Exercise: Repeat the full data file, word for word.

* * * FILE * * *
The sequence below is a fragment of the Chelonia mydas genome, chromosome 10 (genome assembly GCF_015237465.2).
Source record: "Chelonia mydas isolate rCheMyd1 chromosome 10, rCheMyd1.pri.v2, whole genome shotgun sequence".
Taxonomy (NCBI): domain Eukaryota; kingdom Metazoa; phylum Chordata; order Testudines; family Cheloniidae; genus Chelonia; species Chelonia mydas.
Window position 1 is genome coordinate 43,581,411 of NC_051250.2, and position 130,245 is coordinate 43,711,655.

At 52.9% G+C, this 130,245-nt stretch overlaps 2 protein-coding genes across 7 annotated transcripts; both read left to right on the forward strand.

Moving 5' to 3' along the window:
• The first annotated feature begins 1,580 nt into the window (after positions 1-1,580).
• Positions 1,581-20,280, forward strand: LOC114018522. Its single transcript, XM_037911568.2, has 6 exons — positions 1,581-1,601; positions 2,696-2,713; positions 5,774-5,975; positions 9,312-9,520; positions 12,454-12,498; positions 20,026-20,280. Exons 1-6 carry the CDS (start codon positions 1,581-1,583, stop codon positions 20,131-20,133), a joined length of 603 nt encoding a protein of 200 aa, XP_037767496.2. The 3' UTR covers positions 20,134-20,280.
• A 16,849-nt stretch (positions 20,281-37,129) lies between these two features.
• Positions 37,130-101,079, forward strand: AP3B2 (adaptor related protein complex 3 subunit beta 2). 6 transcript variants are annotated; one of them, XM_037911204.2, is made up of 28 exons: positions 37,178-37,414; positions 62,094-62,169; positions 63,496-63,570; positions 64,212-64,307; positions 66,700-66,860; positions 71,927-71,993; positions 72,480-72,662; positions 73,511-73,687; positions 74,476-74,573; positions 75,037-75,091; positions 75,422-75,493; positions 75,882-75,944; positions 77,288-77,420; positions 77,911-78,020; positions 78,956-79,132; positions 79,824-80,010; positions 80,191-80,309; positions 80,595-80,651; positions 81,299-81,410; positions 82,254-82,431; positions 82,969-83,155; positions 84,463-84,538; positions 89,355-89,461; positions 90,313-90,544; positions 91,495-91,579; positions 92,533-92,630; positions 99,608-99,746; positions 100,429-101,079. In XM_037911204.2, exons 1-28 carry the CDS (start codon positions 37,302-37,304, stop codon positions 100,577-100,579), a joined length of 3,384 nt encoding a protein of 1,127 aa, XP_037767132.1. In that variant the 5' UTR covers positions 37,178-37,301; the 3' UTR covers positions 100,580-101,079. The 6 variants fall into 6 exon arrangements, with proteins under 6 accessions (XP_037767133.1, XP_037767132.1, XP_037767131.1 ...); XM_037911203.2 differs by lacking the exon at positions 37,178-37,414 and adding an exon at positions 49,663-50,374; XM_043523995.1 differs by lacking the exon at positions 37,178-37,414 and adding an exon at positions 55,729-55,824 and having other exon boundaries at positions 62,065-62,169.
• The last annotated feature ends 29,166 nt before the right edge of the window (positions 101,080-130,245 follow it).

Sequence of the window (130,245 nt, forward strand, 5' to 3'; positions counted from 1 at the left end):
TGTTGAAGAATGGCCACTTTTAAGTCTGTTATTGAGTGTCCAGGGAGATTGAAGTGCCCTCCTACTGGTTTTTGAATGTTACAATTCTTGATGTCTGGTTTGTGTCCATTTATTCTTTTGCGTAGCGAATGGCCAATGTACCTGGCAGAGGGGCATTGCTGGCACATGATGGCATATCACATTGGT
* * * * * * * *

The sequence below is a fragment of the Chelonia mydas genome, chromosome 10 (genome assembly GCF_015237465.2).
Source record: "Chelonia mydas isolate rCheMyd1 chromosome 10, rCheMyd1.pri.v2, whole genome shotgun sequence".
Taxonomy (NCBI): domain Eukaryota; kingdom Metazoa; phylum Chordata; order Testudines; family Cheloniidae; genus Chelonia; species Chelonia mydas.
Window position 1 is genome coordinate 43,581,411 of NC_051250.2, and position 130,245 is coordinate 43,711,655.

At 52.9% G+C, this 130,245-nt stretch overlaps 2 protein-coding genes across 7 annotated transcripts; both read left to right on the forward strand.

Moving 5' to 3' along the window:
• The first annotated feature begins 1,580 nt into the window (after positions 1-1,580).
• Positions 1,581-20,280, forward strand: LOC114018522. Its single transcript, XM_037911568.2, has 6 exons — positions 1,581-1,601; positions 2,696-2,713; positions 5,774-5,975; positions 9,312-9,520; positions 12,454-12,498; positions 20,026-20,280. Exons 1-6 carry the CDS (start codon positions 1,581-1,583, stop codon positions 20,131-20,133), a joined length of 603 nt encoding a protein of 200 aa, XP_037767496.2. The 3' UTR covers positions 20,134-20,280.
• A 16,849-nt stretch (positions 20,281-37,129) lies between these two features.
• Positions 37,130-101,079, forward strand: AP3B2 (adaptor related protein complex 3 subunit beta 2). 6 transcript variants are annotated; one of them, XM_037911204.2, is made up of 28 exons: positions 37,178-37,414; positions 62,094-62,169; positions 63,496-63,570; positions 64,212-64,307; positions 66,700-66,860; positions 71,927-71,993; positions 72,480-72,662; positions 73,511-73,687; positions 74,476-74,573; positions 75,037-75,091; positions 75,422-75,493; positions 75,882-75,944; positions 77,288-77,420; positions 77,911-78,020; positions 78,956-79,132; positions 79,824-80,010; positions 80,191-80,309; positions 80,595-80,651; positions 81,299-81,410; positions 82,254-82,431; positions 82,969-83,155; positions 84,463-84,538; positions 89,355-89,461; positions 90,313-90,544; positions 91,495-91,579; positions 92,533-92,630; positions 99,608-99,746; positions 100,429-101,079. In XM_037911204.2, exons 1-28 carry the CDS (start codon positions 37,302-37,304, stop codon positions 100,577-100,579), a joined length of 3,384 nt encoding a protein of 1,127 aa, XP_037767132.1. In that variant the 5' UTR covers positions 37,178-37,301; the 3' UTR covers positions 100,580-101,079. The 6 variants fall into 6 exon arrangements, with proteins under 6 accessions (XP_037767133.1, XP_037767132.1, XP_037767131.1 ...); XM_037911203.2 differs by lacking the exon at positions 37,178-37,414 and adding an exon at positions 49,663-50,374; XM_043523995.1 differs by lacking the exon at positions 37,178-37,414 and adding an exon at positions 55,729-55,824 and having other exon boundaries at positions 62,065-62,169.
• The last annotated feature ends 29,166 nt before the right edge of the window (positions 101,080-130,245 follow it).

Sequence of the window (130,245 nt, forward strand, 5' to 3'; positions counted from 1 at the left end):
TGTTGAAGAATGGCCACTTTTAAGTCTGTTATTGAGTGTCCAGGGAGATTGAAGTGCCCTCCTACTGGTTTTTGAATGTTACAATTCTTGATGTCTGGTTTGTGTCCATTTATTCTTTTGCGTAGCGAATGGCCAATGTACCTGGCAGAGGGGCATTGCTGGCACATGATGGCATATCACATTGGT